Today was the day we had to leave Buffalo Camp and cross the North Luangwa National Park to our designated exit gate (according to the form in triplicate). From there we would go to the Great North Road and our first tarmac in a week. This then, would be a straightforward sort of a day. After all, we were in a National Park where we could follow the track with a map given to us by the ranger, and then we could continue west to hit the main road. Simples! We had visions of bowling up to Kapishya by lunchtime, with the tents already up and an afternoon of lounging in the hot springs ahead of us.
We were on the track by half past seven, a tiny dot of a vehicle in a huge landscape. We kept our eyes peeled for rhino. The South African family had seen one as they came in this way and there’d been one across the river from the camp a few days before, but even though their numbers have grown thanks to the protection efforts, they are still very very few. And that’s due entirely to the – apparently wealthy and deluded – Chinese and Vietnamese idiots who’ve been fooled into thinking that rhino horn will do wonders for their libido. And even if that were true can there be a more nonsensical way of eradicating a species? It is profoundly sad.
There is still a big debate about allowing trophy hunters (not for rhino) to pay vast sums to come to Zambia and kill a big animal of some sort. I can see the argument from the authorities point of view, as it means more money goes into conservation.What I can’t understand is the mentality of someone who wants to come to a place like this, specifically to kill one of these wonderful creatures. Apparently there was a Texan called Victor at Buffalo Camp the other day who’d flown in by helicopter and announced proudly that he was in Zambia “to shoot a hippo and a croc”. What satisfaction he gets from killing a big animal asleep on a river bank I simply cannot imagine. What a pathetic little man.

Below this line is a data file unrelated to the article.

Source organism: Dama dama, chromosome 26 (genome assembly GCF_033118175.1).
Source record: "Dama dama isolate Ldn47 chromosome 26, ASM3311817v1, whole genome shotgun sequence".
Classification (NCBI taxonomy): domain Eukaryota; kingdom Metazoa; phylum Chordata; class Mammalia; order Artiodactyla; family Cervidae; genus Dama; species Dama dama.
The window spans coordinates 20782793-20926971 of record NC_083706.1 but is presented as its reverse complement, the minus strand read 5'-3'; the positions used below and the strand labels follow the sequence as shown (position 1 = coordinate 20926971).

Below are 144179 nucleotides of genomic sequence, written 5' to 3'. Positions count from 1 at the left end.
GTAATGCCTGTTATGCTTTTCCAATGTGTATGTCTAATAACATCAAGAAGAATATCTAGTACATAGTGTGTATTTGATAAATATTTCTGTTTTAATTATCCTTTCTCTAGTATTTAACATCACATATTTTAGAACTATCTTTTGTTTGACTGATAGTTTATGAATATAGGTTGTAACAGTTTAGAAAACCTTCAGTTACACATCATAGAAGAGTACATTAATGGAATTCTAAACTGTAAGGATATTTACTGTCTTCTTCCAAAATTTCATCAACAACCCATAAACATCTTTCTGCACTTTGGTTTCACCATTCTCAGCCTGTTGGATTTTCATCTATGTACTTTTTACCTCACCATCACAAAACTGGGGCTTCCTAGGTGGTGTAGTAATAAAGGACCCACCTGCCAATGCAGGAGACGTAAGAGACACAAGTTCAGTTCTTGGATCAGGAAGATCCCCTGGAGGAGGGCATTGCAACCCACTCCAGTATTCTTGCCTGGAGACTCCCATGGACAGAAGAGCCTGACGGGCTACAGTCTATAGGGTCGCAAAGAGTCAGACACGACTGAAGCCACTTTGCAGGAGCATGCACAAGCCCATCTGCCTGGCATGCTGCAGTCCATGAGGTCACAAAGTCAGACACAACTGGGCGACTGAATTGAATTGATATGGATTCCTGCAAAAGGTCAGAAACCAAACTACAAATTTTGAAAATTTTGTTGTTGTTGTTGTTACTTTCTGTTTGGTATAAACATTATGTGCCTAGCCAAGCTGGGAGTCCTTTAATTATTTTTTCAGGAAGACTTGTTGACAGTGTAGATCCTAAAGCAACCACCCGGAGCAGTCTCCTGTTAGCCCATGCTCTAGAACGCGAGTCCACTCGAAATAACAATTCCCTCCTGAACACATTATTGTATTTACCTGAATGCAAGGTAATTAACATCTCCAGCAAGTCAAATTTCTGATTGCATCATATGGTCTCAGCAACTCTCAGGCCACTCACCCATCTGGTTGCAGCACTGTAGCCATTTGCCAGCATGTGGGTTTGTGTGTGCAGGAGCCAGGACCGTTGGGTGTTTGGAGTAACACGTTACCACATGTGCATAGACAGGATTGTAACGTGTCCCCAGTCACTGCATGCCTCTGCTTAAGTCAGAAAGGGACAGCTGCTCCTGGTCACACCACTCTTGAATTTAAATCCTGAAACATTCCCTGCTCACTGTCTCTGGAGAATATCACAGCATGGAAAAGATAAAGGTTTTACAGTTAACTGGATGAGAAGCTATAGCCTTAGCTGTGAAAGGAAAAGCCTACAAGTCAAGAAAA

I was pondering these thoughts as we scanned the scrub for rhino wondering how many we may have inadvertently passed as they stood one side of a bush as we went by on the other. In any event, rhino saw we none. And that I suppose is a good thing and those poor creatures should avoid people like the plague.
With no T4A satnav map to follow, the park map was our bible and puzzlingly none of the marked features seemed to appear and the track got worse and worse. We came to a big T junction which wasn’t marked and we took a turning left (the direction of our destination) which ended up at a choice between a river crossing or continuing along the bank. Some guys in a pickup were filling a large drum with water and we flagged them down. “Can we get to Mano Gate this way?”. “Yes, but you have to go across the river, find a right turn, then two more river crossings. It’s quite difficult”. “Do most people go the other way?” “Yes”.